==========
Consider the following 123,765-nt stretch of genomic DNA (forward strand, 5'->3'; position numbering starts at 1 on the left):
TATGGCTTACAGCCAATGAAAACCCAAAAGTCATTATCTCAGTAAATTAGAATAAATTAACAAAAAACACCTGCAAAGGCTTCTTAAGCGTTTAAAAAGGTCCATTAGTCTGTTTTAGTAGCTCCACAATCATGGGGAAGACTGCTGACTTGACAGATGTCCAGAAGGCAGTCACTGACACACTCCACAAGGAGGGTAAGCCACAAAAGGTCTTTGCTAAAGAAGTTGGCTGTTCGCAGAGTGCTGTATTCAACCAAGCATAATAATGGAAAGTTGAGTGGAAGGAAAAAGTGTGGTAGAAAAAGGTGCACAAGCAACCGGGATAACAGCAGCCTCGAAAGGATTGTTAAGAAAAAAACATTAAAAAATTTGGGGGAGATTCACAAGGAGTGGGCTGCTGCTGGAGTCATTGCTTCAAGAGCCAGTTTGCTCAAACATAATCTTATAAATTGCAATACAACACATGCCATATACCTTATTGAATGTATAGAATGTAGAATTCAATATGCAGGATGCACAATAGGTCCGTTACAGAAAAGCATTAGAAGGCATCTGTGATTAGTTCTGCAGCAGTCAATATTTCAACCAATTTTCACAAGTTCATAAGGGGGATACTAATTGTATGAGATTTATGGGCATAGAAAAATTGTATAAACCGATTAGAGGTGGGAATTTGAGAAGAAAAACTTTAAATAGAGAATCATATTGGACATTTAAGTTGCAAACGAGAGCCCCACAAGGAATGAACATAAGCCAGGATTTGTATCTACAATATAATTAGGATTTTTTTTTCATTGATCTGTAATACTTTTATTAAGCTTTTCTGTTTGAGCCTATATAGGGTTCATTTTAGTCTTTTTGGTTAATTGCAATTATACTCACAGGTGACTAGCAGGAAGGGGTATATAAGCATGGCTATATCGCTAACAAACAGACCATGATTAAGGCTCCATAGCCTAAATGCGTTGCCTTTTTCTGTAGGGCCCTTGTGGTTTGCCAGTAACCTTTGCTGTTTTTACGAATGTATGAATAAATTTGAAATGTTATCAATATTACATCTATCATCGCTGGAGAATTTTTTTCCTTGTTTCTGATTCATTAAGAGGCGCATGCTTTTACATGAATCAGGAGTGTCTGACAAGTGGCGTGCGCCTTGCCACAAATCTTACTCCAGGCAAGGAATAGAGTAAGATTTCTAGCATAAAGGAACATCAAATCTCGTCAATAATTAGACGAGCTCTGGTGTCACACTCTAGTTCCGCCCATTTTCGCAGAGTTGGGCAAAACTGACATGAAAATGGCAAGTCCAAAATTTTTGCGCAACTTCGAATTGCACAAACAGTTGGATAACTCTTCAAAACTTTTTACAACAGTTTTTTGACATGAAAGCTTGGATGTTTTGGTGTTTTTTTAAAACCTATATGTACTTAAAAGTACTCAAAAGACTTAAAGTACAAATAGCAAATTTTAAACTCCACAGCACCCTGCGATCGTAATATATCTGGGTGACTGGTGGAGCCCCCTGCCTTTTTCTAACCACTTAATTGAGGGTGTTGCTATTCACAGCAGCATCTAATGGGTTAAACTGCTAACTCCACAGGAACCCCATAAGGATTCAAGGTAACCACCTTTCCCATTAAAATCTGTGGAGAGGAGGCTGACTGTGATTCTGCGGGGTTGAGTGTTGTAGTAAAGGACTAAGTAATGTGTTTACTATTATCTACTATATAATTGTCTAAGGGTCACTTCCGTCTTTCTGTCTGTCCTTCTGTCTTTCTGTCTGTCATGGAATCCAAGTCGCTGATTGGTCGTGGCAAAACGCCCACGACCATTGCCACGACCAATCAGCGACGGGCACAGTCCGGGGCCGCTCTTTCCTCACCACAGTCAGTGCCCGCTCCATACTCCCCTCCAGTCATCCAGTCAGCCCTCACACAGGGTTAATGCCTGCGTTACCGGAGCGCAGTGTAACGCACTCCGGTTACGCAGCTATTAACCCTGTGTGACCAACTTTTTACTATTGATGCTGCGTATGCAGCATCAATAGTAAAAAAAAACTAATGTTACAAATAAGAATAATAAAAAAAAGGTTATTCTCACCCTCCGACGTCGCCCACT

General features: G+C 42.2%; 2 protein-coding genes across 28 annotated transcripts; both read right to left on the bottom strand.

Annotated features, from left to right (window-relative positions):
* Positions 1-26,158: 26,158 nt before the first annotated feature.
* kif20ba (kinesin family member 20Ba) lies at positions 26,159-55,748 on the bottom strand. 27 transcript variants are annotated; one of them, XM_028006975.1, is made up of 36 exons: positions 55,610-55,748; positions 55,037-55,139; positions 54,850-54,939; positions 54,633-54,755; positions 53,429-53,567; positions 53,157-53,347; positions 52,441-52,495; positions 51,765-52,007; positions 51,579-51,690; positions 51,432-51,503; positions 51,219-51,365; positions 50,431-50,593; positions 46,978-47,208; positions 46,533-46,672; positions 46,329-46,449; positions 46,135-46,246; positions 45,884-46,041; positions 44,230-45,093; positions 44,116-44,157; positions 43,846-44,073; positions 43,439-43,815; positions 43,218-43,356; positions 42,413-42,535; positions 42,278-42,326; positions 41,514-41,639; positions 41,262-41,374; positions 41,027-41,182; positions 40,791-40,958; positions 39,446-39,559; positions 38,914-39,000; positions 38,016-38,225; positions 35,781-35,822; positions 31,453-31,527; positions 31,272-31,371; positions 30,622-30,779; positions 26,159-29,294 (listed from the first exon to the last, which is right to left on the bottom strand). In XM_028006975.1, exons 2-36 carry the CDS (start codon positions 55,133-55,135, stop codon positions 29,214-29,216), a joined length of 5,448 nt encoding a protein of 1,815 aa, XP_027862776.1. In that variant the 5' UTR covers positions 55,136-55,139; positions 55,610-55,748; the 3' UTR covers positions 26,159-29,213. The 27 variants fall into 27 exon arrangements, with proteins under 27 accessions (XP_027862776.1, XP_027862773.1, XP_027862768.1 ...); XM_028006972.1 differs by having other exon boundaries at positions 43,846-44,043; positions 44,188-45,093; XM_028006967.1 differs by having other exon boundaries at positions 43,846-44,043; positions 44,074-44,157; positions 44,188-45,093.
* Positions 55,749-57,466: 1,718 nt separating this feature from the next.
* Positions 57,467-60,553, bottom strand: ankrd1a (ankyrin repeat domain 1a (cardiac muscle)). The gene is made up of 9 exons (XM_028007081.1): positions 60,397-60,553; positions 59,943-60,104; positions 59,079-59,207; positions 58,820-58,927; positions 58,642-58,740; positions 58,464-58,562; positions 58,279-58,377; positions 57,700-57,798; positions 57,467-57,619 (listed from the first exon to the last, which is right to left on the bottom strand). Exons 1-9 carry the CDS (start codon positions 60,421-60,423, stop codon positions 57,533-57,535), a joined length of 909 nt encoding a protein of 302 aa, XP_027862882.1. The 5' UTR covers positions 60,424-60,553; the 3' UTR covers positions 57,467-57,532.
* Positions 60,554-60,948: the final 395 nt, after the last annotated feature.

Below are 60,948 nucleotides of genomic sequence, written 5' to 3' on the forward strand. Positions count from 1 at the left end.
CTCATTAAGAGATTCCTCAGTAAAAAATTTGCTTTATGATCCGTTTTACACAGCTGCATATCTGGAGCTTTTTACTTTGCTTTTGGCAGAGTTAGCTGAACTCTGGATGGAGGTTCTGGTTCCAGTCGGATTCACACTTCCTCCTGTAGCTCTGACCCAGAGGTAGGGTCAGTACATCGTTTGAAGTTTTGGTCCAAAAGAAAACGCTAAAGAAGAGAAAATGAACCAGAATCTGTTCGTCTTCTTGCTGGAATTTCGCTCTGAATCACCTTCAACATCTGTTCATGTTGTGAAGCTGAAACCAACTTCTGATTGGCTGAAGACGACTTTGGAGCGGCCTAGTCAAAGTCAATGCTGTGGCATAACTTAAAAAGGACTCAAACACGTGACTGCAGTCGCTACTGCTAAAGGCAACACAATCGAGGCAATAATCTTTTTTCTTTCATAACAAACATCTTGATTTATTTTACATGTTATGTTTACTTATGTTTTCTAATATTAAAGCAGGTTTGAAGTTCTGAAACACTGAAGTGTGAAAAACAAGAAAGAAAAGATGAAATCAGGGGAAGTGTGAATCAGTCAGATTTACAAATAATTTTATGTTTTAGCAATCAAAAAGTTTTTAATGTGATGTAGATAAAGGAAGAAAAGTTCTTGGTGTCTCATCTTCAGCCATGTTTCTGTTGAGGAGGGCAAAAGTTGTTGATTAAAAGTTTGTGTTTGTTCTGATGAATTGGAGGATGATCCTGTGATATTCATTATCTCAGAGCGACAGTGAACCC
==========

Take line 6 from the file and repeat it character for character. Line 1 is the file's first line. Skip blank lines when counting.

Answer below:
* kif20ba (kinesin family member 20Ba) lies at positions 26,159-55,748 on the bottom strand. 27 transcript variants are annotated; one of them, XM_028006975.1, is made up of 36 exons: positions 55,610-55,748; positions 55,037-55,139; positions 54,850-54,939; positions 54,633-54,755; positions 53,429-53,567; positions 53,157-53,347; positions 52,441-52,495; positions 51,765-52,007; positions 51,579-51,690; positions 51,432-51,503; positions 51,219-51,365; positions 50,431-50,593; positions 46,978-47,208; positions 46,533-46,672; positions 46,329-46,449; positions 46,135-46,246; positions 45,884-46,041; positions 44,230-45,093; positions 44,116-44,157; positions 43,846-44,073; positions 43,439-43,815; positions 43,218-43,356; positions 42,413-42,535; positions 42,278-42,326; positions 41,514-41,639; positions 41,262-41,374; positions 41,027-41,182; positions 40,791-40,958; positions 39,446-39,559; positions 38,914-39,000; positions 38,016-38,225; positions 35,781-35,822; positions 31,453-31,527; positions 31,272-31,371; positions 30,622-30,779; positions 26,159-29,294 (listed from the first exon to the last, which is right to left on the bottom strand). In XM_028006975.1, exons 2-36 carry the CDS (start codon positions 55,133-55,135, stop codon positions 29,214-29,216), a joined length of 5,448 nt encoding a protein of 1,815 aa, XP_027862776.1. In that variant the 5' UTR covers positions 55,136-55,139; positions 55,610-55,748; the 3' UTR covers positions 26,159-29,213. The 27 variants fall into 27 exon arrangements, with proteins under 27 accessions (XP_027862776.1, XP_027862773.1, XP_027862768.1 ...); XM_028006972.1 differs by having other exon boundaries at positions 43,846-44,043; positions 44,188-45,093; XM_028006967.1 differs by having other exon boundaries at positions 43,846-44,043; positions 44,074-44,157; positions 44,188-45,093.